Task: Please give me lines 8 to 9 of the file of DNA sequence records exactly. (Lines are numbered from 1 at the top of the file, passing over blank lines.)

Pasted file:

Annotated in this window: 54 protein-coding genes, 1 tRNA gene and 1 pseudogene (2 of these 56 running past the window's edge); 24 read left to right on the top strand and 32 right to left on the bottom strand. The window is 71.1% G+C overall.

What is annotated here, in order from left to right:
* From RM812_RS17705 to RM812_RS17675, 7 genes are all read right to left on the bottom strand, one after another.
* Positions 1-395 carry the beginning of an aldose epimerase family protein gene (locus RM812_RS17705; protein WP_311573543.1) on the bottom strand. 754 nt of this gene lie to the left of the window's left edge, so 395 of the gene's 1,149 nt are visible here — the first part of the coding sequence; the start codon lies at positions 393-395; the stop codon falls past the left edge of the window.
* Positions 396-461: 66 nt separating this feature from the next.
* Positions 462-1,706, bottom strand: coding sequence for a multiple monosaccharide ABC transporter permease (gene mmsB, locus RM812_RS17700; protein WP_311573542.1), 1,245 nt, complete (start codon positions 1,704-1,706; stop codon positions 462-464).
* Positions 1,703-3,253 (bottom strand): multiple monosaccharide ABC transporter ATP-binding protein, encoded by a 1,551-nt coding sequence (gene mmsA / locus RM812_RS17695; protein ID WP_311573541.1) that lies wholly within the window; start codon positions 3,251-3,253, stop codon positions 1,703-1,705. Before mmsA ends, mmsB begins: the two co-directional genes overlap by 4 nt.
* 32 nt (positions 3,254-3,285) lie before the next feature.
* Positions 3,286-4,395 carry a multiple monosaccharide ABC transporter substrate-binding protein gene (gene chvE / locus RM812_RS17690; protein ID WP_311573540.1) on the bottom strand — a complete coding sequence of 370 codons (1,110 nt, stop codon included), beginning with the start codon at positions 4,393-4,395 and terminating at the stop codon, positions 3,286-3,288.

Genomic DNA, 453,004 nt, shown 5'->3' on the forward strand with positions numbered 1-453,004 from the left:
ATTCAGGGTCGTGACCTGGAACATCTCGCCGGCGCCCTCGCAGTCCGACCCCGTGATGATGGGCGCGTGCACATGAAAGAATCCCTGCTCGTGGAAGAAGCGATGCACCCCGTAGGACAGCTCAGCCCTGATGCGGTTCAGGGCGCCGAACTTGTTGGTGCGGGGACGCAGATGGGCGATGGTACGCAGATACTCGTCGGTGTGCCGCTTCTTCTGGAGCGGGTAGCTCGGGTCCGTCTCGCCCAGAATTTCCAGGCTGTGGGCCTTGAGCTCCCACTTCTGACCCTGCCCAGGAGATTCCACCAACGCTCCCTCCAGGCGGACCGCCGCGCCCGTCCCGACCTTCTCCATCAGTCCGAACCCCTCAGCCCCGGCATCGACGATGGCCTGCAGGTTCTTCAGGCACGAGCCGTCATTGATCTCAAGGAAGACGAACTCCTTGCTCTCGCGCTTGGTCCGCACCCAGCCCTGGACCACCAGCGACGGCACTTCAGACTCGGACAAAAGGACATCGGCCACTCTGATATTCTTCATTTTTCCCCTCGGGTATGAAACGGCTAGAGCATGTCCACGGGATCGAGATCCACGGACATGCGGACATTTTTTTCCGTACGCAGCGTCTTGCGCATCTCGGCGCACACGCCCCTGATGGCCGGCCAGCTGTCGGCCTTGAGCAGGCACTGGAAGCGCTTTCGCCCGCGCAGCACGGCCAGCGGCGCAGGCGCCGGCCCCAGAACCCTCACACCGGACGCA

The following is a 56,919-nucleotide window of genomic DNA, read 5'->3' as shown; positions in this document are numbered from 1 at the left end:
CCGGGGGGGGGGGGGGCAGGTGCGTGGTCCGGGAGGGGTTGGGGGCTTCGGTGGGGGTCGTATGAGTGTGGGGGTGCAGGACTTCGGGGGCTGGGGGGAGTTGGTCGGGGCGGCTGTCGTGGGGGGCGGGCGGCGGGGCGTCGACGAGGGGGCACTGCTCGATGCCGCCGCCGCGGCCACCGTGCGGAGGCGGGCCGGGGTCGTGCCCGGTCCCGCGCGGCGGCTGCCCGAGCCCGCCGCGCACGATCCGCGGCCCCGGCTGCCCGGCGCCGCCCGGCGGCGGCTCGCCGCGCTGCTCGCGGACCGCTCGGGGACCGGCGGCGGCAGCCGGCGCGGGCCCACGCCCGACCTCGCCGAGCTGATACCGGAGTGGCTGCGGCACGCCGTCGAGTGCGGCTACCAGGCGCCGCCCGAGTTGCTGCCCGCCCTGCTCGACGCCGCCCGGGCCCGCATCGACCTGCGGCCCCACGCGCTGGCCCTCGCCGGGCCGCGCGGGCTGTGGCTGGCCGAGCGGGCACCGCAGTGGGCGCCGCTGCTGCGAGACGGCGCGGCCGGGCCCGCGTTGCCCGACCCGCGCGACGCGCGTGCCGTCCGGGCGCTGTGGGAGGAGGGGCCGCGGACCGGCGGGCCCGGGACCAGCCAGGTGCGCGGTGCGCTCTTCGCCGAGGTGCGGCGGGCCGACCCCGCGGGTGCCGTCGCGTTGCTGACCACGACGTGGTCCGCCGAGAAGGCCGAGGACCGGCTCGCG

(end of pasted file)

* 32 nt (positions 3,254-3,285) lie before the next feature.
* Positions 3,286-4,395 carry a multiple monosaccharide ABC transporter substrate-binding protein gene (gene chvE / locus RM812_RS17690; protein ID WP_311573540.1) on the bottom strand — a complete coding sequence of 370 codons (1,110 nt, stop codon included), beginning with the start codon at positions 4,393-4,395 and terminating at the stop codon, positions 3,286-3,288.